The opinion of the court was delivered by: Joel A. Pisano United States Magistrate Judge
JOEL A. PISANO, UNITED STATES MAGISTRATE JUDGE
Before the Court is Wayne Township's motion to intervene in this CERCLA case between the United States and W.R. Grace. Defendants filed opposition, while the United States filed papers but took no position on the motion to intervene. The Court heard oral argument from Wayne Township, the United States, and W.R. Grace on October 26, 1998, and reserved judgment in order to issue this opinion. For the reasons set forth below, Wayne Township's motion to intervene is denied.
Between 1948 and 1961, Rare Earths, Inc., processed monazite sand at an industrial site in Wayne, New Jersey. Rare Earths used the yield of this process to produce eyeglass polishing compound. Radioactive thorium was a by-product of the processing of the monazite sand. In accordance with then-applicable government standards, Rare Earths disposed of the thorium on site in Wayne. The plant discontinued processing monazite sand in 1962, and all operations at the Wayne site ceased in 1971.
W.R. Grace & Co. is the successor to Rare Earths, Inc. In the 1970s and 1980s, W.R. Grace and the federal government undertook to decontaminate the site. Originally, government studies recommended an "on-site treatment remedy," but political pressure later forced the government to seek an off-site disposal remedy. At oral argument, counsel informed the Court that the current off-site remedy consists of excavating the site and shipping the soil using trucks and railcars from New Jersey to a Utah desert.
In November 1995, the government initiated negotiations with W.R. Grace, seeking monetary contribution to the clean-up effort. The United States and W.R. Grace negotiated for three years, and in April 1998, filed a consent decree with the federal district court pursuant to § 122 of CERCLA, 42 U.S.C. § 9622(d)(1)(A). In September 1998, the Township of Wayne moved to intervene because, in its view, the amount of money provided by W.R. Grace pursuant to the consent decree is inadequate.
The Township of Wayne relies upon three bases in asserting that it has a right to intervene: (1) § 113(i) of CERCLA; (2) Federal Rule of Civil Procedure 24(a)(2) (Intervention of Right); and (3) Federal Rule of Civil Procedure 24(b) (Permissive Intervention). Cases apply the same essential test when determining whether or not to grant intervention under both CERCLA § 113(i) and Rule 24(a)(2). See United States v. Alcan Aluminum, Inc., 25 F.3d 1174, 1181 (3d Cir. 1994). Therefore, the discussion that follows will examine whether to grant intervention (1) as of right under Rule 24(a)(2) or CERCLA § 113(i); or (2) permissively under Rule 24(b).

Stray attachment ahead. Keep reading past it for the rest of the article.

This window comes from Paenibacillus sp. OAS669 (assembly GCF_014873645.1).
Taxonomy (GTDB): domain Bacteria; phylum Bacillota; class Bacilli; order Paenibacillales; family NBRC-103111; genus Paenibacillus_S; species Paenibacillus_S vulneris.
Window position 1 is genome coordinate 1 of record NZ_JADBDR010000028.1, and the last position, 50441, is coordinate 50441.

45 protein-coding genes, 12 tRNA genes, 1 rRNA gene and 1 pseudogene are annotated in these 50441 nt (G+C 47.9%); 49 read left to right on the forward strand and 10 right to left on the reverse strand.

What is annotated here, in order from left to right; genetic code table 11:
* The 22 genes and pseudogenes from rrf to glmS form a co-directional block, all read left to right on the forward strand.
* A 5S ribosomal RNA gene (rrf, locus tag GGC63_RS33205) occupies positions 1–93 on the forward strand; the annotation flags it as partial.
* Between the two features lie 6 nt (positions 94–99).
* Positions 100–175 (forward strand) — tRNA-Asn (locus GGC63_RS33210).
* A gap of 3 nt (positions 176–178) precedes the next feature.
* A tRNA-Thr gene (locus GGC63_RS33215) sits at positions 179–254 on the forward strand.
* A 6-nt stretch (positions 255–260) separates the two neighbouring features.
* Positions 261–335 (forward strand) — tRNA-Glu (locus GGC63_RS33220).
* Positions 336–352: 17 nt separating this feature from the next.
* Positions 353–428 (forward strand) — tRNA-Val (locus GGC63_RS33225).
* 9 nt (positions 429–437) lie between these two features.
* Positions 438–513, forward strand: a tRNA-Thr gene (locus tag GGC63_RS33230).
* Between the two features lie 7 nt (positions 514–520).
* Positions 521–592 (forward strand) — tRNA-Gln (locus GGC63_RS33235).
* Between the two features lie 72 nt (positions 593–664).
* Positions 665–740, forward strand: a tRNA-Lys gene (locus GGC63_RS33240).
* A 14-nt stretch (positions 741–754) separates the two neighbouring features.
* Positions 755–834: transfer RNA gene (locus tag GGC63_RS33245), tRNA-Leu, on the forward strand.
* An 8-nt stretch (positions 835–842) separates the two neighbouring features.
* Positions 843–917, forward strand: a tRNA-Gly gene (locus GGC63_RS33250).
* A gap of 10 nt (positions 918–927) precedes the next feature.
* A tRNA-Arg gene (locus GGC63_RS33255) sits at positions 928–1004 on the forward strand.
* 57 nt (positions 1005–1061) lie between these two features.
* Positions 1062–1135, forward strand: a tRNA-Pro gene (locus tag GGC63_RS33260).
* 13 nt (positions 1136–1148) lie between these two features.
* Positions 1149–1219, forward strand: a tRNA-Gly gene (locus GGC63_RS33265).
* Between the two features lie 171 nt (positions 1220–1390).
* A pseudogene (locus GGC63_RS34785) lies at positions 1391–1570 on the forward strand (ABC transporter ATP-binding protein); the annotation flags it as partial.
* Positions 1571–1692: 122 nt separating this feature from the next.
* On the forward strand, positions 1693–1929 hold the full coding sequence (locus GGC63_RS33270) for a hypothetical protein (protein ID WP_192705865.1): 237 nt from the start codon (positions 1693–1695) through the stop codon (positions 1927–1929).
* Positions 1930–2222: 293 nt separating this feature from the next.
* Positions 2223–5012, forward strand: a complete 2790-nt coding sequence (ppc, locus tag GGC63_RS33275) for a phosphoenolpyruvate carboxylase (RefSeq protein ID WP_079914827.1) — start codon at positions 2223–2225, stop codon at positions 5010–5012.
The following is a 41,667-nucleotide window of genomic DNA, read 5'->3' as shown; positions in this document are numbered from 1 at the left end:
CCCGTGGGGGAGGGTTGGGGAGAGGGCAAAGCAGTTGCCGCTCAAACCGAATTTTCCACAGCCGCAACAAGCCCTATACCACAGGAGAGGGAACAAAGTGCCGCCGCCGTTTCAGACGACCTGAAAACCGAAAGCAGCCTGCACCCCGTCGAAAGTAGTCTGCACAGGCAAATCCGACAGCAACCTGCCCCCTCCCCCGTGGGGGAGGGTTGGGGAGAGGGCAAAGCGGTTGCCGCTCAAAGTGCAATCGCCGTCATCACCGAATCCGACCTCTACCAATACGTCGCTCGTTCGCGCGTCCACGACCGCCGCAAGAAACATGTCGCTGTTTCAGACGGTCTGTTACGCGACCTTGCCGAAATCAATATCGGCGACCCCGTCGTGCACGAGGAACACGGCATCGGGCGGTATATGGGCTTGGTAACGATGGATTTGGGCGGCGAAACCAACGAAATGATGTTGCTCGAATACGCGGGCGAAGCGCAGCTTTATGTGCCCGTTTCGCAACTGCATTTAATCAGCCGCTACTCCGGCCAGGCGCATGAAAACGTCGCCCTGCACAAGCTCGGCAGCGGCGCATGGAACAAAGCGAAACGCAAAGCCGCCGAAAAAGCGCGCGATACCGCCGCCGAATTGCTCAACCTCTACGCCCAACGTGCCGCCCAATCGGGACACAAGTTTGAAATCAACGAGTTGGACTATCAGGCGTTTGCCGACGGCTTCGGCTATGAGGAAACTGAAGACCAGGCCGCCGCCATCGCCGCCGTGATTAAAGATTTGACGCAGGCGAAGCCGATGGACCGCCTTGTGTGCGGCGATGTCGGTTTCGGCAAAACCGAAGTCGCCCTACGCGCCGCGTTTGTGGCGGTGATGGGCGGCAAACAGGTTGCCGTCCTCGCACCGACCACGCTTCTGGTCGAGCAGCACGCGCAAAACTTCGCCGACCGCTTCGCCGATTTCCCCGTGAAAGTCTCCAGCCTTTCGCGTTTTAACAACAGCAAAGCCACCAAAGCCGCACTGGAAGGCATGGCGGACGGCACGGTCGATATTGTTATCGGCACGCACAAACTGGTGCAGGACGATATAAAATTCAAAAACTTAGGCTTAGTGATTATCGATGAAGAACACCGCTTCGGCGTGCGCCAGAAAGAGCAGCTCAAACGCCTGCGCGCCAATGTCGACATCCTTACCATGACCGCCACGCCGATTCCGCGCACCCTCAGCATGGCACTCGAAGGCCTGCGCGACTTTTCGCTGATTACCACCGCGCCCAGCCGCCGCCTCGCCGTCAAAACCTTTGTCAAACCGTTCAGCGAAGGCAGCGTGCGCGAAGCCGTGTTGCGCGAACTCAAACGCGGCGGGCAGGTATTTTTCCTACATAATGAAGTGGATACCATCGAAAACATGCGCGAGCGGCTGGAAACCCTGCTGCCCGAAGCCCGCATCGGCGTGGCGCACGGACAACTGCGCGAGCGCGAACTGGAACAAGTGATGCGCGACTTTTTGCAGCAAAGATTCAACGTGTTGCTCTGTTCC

I. Intervention as of Right
Rule 24(a)(2) states: Upon timely application anyone shall be permitted to intervene in an action . . . when the applicant claims an interest relating to the property or transaction which is the subject of the action and the applicant is so situated that the disposition of the action may as a practical matter impair or impede the applicant's ability to protect that interest, unless the applicant's interest is adequately represented by existing parties. Fed. R. Civ. P. 24(a).
Similarly, CERCLA § 113(i) states:
In any action commenced under this chapter . . . any person may intervene as a matter of right when such person claims an interest relating to the subject of the action and is so situated that the disposition of the action may, as a practical matter, impair or impede the person's ability to protect that interest, unless the President or the State shows that the person's interest is adequately represented by existing parties. 42 U.S.C.A. § 9613(i) (1995).
In order to intervene as of right, a four-part test must be satisfied: (1) the application to intervene must be timely, (2) the proposed intervenor must have a sufficient interest in the litigation, (3) as a practical matter, that interest must be affected or impaired by the disposition of the litigation, and (4) the applicant's interest must not be adequately represented by existing parties in the litigation. See United States v. Alcan Aluminum, Inc., 25 F.3d 1174, 1181 (3d Cir. 1994). There is no doubt that Wayne's application is timely, as the consent decree was filed in April 1998 ...